I'm using PostGIS 2.0.0 and would like to store a GML Surface in a way that allows calculating intersections between that surface and various points and lines. In my case, the Surface will have one PolygonPatch with no interior rings and an exterior ring which may be a LineStringSegment, a Geodesic, an Arc or a Circle. The distances can be in the order of tens to hundreds of miles. I see that PostGIS has CIRCULARSTRING and CURVEPOLYGON, which seem to be a good way of storing an Arc, except that they're not supported by the geography type, only geometry. What would be the best way to store this? (I'm quite new to PostGIS and GIS in general, so it's entirely possible I'm missing something obvious.)


2 Answers 2



You can store your GML features as a PostGIS Geometry datatype by using the ST_GeomFromGML function which will convert your GML to the geometry datatype. FYI: There are similar functions for KML, WKT, and so on.

just do something like:

INSERT into myTable (mygeomField) values (ST_GeomFromGML('
    <gml:LineString srsName="EPSG:4269">
            -71.16028,42.258729 -71.160837,42.259112 -71.161143,42.25932

Once you have it in the geometry field you can do all the fun intersects and stuff you want to do in PostGIS

Then you can spit your result back out in GML format using ST_AsGML

EDIT #1 I believe you're looking for:




I'm using "POSTGIS="1.5.2" (older version than you) and the following statement works just fine:

select ST_GeomFromText('CIRCULARSTRING(220268 150415,220227 150505,220227 150406)')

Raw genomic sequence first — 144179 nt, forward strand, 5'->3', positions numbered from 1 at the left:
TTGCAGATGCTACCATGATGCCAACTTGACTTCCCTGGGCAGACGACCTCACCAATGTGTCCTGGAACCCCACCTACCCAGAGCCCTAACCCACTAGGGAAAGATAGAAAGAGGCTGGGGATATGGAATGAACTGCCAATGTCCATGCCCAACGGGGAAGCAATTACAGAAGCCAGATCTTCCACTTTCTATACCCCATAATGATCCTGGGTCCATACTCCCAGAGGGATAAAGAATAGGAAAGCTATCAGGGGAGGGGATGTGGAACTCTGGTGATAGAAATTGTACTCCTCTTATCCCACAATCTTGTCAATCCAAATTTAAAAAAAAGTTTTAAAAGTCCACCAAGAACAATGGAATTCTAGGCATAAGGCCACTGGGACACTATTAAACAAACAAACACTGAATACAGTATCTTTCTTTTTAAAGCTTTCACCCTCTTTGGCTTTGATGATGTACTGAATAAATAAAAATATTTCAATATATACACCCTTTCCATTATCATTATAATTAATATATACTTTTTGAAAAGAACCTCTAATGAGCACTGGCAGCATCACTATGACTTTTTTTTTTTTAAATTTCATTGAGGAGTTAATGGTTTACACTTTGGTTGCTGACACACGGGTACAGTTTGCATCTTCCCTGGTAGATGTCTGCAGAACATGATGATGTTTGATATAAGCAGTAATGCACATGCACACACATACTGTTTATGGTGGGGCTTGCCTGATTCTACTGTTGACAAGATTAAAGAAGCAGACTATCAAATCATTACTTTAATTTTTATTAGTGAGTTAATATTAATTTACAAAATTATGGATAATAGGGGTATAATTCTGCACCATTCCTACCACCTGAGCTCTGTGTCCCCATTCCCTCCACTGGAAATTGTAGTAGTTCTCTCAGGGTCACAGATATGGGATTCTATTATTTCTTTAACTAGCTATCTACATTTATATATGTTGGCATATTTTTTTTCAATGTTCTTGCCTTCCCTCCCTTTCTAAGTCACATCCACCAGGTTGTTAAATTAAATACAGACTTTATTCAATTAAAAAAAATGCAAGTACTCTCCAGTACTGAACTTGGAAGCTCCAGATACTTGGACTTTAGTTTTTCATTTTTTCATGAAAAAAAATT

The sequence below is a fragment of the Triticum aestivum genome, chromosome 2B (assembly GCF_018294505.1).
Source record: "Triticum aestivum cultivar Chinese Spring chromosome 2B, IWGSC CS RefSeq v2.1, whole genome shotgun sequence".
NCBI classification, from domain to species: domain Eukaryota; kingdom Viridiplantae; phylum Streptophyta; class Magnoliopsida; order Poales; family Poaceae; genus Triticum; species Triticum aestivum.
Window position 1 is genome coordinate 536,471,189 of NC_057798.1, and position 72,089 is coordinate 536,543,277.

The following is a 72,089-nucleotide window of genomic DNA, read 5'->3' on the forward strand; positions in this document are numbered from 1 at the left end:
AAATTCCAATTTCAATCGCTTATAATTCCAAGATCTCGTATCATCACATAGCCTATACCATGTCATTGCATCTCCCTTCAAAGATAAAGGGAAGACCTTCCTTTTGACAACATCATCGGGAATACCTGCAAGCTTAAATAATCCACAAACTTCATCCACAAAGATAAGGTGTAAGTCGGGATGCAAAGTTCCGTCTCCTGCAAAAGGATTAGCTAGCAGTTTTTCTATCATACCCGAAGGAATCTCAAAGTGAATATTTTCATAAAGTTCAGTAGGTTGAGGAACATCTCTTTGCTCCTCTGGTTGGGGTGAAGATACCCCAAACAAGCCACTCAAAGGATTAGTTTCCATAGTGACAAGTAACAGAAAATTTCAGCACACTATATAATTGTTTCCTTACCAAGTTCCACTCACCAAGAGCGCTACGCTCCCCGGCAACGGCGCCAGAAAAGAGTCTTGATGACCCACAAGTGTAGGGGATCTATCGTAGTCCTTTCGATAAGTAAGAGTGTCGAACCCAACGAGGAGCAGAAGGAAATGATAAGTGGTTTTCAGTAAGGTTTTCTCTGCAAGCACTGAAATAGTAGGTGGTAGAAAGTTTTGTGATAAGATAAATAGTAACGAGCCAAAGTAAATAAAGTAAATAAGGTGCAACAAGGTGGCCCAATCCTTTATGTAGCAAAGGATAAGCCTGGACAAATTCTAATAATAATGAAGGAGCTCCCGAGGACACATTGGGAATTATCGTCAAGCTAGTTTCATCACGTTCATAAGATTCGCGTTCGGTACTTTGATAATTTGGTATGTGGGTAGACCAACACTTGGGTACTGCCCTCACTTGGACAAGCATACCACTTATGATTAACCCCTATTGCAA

You have to use a combination of functions to get what you need.

distance_spheroid does not support CIRCULARSTRING because it takes in the geometry data types.

Please add an EDIT to your original question with a piece of sample GML you are having problems with and i will write out the statements for you.

  • Thanks, but importing from GML isn't really the core problem. The main question is around how to store the data in a way that allows accurate calculations. As I understand, the geometry type wouldn't work well for that, since it's based on a plane, and the geography type doesn't support curves.
    – EM0
    Nov 4, 2011 at 1:35
  • @EM: Check my EDIT#1
    – CaptDragon
    Nov 4, 2011 at 16:37
  • 1
    Thanks, tried those, but unfortunately they don't support CIRCULARSTRINGs.
    – EM0
    Nov 7, 2011 at 1:55
  • @EM: Check my EDIT #2
    – CaptDragon
    Nov 7, 2011 at 16:38
  • Yes, the statement to create a CIRCULARSTRING works, but distance calculations on that string use a plane, as I understand, because it's of type "geometry". Anyway, I'm going to try storing the data in two ways - the exact value as CIRCULARSTRING (geometry) and the approximated value (geography) generated using ST_CurveToLine.
    – EM0
    Nov 9, 2011 at 8:58

In the end I gave up on storing the "exact" arc or circle. When importing a GML Arc (which is defined by 3 points on the arc) I temporarily create a geometry CIRCULARSTRING, then convert it to geography, like this:

ST_RemoveRepeatedPoints(ST_CurveToLine(ST_GeomFromText('CIRCULARSTRING(...)', 4326)))::geography

When importing a GML ArcByCenterPoint (which is defined by the centre point, radius and start and end angles) I approximate it directly by projecting points at 1 degree intervals from the start angle to the end angle. This is done on a sphere, not spheroid, so it's not entirely accurate, but there are PostGIS tickets to implement azimuth and point projection for the geography type. Same for a circle.

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